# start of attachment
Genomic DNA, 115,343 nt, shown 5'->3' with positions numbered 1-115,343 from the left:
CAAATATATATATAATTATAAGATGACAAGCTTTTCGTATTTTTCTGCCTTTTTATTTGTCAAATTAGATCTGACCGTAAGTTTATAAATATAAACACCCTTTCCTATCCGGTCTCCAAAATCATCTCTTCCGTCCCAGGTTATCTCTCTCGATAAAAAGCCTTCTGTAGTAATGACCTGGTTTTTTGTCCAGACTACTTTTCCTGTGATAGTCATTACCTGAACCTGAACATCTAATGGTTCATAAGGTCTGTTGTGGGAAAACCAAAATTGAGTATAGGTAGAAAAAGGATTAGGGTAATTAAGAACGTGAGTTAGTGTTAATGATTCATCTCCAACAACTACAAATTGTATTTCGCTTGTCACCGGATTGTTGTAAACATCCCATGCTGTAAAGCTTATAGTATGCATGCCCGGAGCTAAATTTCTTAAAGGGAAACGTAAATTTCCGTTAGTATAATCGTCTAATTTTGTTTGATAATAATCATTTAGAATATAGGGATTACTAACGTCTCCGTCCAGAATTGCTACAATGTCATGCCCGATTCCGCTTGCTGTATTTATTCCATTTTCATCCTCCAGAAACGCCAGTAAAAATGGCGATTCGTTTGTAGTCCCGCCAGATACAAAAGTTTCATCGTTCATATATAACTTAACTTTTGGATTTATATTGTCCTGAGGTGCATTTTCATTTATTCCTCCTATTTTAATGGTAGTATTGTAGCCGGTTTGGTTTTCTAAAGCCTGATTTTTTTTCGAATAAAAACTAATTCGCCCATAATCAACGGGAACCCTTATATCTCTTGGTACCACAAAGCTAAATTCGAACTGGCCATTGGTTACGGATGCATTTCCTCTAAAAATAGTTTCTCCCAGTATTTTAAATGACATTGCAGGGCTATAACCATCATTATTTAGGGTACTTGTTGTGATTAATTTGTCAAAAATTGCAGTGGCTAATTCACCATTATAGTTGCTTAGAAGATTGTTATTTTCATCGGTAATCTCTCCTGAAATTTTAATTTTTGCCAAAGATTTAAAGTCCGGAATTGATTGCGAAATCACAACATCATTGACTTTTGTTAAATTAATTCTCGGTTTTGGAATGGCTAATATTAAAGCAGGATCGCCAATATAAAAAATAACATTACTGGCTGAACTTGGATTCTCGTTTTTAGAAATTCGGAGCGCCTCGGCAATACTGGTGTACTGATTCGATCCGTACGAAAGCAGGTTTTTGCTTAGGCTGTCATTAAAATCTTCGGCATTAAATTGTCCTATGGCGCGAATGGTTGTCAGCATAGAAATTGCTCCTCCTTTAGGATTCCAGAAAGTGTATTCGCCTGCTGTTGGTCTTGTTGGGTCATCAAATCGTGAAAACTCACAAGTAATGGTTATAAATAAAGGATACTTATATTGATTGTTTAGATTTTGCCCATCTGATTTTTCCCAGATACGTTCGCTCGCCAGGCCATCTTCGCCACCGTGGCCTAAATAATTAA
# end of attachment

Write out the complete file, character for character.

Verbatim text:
Genomic DNA, 115,343 nt, shown 5'->3' with positions numbered 1-115,343 from the left:
CAAATATATATATAATTATAAGATGACAAGCTTTTCGTATTTTTCTGCCTTTTTATTTGTCAAATTAGATCTGACCGTAAGTTTATAAATATAAACACCCTTTCCTATCCGGTCTCCAAAATCATCTCTTCCGTCCCAGGTTATCTCTCTCGATAAAAAGCCTTCTGTAGTAATGACCTGGTTTTTTGTCCAGACTACTTTTCCTGTGATAGTCATTACCTGAACCTGAACATCTAATGGTTCATAAGGTCTGTTGTGGGAAAACCAAAATTGAGTATAGGTAGAAAAAGGATTAGGGTAATTAAGAACGTGAGTTAGTGTTAATGATTCATCTCCAACAACTACAAATTGTATTTCGCTTGTCACCGGATTGTTGTAAACATCCCATGCTGTAAAGCTTATAGTATGCATGCCCGGAGCTAAATTTCTTAAAGGGAAACGTAAATTTCCGTTAGTATAATCGTCTAATTTTGTTTGATAATAATCATTTAGAATATAGGGATTACTAACGTCTCCGTCCAGAATTGCTACAATGTCATGCCCGATTCCGCTTGCTGTATTTATTCCATTTTCATCCTCCAGAAACGCCAGTAAAAATGGCGATTCGTTTGTAGTCCCGCCAGATACAAAAGTTTCATCGTTCATATATAACTTAACTTTTGGATTTATATTGTCCTGAGGTGCATTTTCATTTATTCCTCCTATTTTAATGGTAGTATTGTAGCCGGTTTGGTTTTCTAAAGCCTGATTTTTTTTCGAATAAAAACTAATTCGCCCATAATCAACGGGAACCCTTATATCTCTTGGTACCACAAAGCTAAATTCGAACTGGCCATTGGTTACGGATGCATTTCCTCTAAAAATAGTTTCTCCCAGTATTTTAAATGACATTGCAGGGCTATAACCATCATTATTTAGGGTACTTGTTGTGATTAATTTGTCAAAAATTGCAGTGGCTAATTCACCATTATAGTTGCTTAGAAGATTGTTATTTTCATCGGTAATCTCTCCTGAAATTTTAATTTTTGCCAAAGATTTAAAGTCCGGAATTGATTGCGAAATCACAACATCATTGACTTTTGTTAAATTAATTCTCGGTTTTGGAATGGCTAATATTAAAGCAGGATCGCCAATATAAAAAATAACATTACTGGCTGAACTTGGATTCTCGTTTTTAGAAATTCGGAGCGCCTCGGCAATACTGGTGTACTGATTCGATCCGTACGAAAGCAGGTTTTTGCTTAGGCTGTCATTAAAATCTTCGGCATTAAATTGTCCTATGGCGCGAATGGTTGTCAGCATAGAAATTGCTCCTCCTTTAGGATTCCAGAAAGTGTATTCGCCTGCTGTTGGTCTTGTTGGGTCATCAAATCGTGAAAACTCACAAGTAATGGTTATAAATAAAGGATACTTATATTGATTGTTTAGATTTTGCCCATCTGATTTTTCCCAGATACGTTCGCTCGCCAGGCCATCTTCGCCACCGTGGCCTAAATAATTAA